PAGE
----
Sunday, May 6, 2018

Homemade Calendula salve

Last year I received some calendula (also known as pot marigold) seeds from a friend, and decided to plant them at our fields. These bright, happy yellow and orange flowers do extremely well in our sunny Mediterranean climate, and they've added such nice colour to our garden, and are also a very welcome source of food for the local bees. 



Calendula flowers and little visitors in our garden

Calendula flowers are a useful flower to grow in the garden for further reasons though. The flower petals can be eaten, and can be used for example to garnish salads or cakes. They can be also be dried and then infused in oil, to be made into creams or salves. Calendula tinctures have a rich history, as its anti-microbial and anti-inflammatory properties and usefulness in treating dermatological issues have been known for a long time (something which today also has been shown by scientists in the lab).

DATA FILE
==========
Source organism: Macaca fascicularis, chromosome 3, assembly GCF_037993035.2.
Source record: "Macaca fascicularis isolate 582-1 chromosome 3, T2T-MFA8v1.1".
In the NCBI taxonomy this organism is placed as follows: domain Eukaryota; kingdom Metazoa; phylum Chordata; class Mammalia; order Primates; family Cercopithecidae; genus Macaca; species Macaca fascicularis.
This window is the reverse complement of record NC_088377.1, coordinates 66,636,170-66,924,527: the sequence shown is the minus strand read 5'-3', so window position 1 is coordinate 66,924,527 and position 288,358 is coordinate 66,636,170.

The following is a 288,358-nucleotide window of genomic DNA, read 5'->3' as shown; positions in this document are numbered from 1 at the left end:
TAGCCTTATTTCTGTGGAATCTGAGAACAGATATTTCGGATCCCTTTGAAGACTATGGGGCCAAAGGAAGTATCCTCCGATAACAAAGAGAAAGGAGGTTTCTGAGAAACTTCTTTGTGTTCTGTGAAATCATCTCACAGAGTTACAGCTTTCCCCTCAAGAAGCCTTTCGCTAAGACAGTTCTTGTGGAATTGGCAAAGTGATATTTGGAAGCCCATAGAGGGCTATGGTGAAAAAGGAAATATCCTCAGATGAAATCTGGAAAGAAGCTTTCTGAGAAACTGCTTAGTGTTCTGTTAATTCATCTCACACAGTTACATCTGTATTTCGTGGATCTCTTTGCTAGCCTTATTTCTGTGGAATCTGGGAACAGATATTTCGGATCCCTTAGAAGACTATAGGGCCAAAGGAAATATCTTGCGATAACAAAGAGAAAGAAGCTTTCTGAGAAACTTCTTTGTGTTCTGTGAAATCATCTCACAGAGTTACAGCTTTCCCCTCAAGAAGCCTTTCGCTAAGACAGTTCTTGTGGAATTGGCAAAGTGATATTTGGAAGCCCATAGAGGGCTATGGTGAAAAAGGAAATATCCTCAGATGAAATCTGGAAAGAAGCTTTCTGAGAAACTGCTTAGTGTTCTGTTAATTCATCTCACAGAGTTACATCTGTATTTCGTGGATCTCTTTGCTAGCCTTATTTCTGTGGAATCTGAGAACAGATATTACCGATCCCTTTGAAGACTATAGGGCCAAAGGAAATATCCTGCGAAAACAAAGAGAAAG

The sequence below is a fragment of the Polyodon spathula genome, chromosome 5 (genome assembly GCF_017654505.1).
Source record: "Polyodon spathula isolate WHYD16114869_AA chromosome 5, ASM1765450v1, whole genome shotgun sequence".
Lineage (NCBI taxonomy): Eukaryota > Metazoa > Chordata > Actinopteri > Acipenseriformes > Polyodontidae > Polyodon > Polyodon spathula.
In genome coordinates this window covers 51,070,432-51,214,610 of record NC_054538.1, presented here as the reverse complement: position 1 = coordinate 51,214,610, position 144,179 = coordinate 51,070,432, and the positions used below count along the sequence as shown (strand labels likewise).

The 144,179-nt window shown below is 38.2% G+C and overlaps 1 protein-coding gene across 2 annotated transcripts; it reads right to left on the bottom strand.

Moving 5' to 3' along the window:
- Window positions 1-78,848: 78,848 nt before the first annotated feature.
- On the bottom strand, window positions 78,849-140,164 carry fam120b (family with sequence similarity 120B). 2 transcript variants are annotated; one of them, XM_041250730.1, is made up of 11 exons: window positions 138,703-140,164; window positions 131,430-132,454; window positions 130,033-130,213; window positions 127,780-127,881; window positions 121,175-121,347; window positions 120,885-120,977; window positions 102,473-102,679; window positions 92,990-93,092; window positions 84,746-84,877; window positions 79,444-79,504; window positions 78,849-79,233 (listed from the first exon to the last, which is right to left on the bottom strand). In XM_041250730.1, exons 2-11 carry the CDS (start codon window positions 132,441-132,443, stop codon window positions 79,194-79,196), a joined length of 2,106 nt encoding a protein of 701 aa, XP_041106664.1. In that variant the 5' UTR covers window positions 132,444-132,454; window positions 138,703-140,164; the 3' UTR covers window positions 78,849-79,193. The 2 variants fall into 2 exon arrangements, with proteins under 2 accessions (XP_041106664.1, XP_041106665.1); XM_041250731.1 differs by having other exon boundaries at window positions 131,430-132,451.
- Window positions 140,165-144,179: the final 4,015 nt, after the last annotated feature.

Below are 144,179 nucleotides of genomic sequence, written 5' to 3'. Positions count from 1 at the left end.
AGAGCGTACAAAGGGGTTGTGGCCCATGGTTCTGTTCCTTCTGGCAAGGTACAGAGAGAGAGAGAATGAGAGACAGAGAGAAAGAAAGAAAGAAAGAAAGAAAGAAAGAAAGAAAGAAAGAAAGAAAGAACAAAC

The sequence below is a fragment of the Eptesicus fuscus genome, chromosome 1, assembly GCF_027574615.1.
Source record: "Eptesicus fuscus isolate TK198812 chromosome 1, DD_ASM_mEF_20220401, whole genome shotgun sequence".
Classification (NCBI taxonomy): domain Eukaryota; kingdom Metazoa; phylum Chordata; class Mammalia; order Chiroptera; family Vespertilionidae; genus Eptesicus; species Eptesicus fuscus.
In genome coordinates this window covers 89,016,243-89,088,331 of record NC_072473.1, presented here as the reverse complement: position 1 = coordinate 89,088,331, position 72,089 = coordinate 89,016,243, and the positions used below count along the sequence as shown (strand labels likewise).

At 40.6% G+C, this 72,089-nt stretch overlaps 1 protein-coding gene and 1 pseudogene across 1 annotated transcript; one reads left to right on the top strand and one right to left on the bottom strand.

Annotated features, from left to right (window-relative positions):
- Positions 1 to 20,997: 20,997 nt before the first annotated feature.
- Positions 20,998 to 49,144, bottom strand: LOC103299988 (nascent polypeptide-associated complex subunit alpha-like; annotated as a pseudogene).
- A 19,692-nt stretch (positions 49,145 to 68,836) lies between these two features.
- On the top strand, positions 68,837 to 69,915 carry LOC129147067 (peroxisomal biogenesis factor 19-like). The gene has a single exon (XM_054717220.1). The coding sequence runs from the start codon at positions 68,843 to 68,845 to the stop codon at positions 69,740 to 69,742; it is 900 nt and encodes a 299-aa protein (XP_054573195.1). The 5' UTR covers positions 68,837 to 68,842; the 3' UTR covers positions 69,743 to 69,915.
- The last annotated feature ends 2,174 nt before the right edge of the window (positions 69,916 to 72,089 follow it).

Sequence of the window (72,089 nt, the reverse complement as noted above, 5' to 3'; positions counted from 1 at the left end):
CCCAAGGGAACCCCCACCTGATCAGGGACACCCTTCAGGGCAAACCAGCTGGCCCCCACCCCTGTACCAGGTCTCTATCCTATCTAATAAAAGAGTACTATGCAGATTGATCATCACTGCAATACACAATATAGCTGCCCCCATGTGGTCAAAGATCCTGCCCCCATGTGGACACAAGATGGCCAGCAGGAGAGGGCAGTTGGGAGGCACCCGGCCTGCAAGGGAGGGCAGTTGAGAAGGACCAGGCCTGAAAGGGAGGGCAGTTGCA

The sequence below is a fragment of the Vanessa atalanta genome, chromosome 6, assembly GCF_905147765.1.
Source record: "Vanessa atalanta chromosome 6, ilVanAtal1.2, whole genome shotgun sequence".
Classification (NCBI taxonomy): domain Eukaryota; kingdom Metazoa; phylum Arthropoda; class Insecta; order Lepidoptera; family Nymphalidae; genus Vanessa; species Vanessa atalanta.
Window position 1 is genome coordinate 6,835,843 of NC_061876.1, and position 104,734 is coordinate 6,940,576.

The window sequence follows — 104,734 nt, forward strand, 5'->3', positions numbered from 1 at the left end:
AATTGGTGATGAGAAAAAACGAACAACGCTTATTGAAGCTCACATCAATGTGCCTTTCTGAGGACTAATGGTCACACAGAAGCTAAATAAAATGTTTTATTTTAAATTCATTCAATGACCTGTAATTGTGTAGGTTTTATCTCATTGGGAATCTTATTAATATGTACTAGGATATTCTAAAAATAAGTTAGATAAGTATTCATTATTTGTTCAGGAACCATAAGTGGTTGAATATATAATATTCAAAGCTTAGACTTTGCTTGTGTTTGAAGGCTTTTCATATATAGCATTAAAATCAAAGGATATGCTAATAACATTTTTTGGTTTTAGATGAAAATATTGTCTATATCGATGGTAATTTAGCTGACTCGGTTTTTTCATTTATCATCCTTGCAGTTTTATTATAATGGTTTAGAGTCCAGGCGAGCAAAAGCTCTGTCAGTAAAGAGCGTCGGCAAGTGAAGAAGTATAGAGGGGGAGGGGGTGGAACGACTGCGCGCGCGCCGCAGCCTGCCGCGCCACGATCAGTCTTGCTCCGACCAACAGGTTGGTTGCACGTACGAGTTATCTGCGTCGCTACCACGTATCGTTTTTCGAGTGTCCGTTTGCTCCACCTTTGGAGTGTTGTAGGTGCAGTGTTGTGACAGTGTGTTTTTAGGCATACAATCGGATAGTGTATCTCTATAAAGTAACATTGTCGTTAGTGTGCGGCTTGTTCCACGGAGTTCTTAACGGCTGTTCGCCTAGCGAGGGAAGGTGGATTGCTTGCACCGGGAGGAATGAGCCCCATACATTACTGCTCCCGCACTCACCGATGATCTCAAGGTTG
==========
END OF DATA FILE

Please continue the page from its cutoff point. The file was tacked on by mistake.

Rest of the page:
Calendula flowers come in a variety of shades of yellow and orange

As our calendula beds burst into flower, I decided to harvest around 30 flower heads for drying and salve making, and thought I'd share the process here. If you're interested in making some of your own and would like to get your hands on some calendula seeds, let me know as I've got plenty :) 

Calendula salve

Ingredients: 
- around 30 calendula flower heads 
- 250ml carrier oil (safe for skin), such as olive oil or sweet almond oil
- 110g beeswax 

Cut off around 30 calendula flowers. Leave the flower heads to dry on some tissue paper in a dry and sunny place for about 2 weeks. Turn them around every so often to ensure drying throughout and to prevent any mold from developing. 



Drying the calendula flowers

Once the petals are paperdry, pluck them off the flowerheads, and place in a clean and dry glass jar fitting around 250-300ml. To infuse the petals, they need to soak in a carrier oil that is safe for use on skin. Olive oil or sweet almond oil, or a mix of those, are good choices. The petals will need to sit in the oil for a few weeks. Place the jar with infused oil in a dark and dry place. 



Dried calendula flowers

Once the calendula oil infusion is ready, place a strainer over a glass bowl and strain out the petals, so that you end up with the infused oil. 

To make the salve you will need to add beeswax to the infused oil. I managed to get my hands on some beeswax from one of the local beekeepers I visited during a recent beekeeping course organised by Friends of the Earth Malta.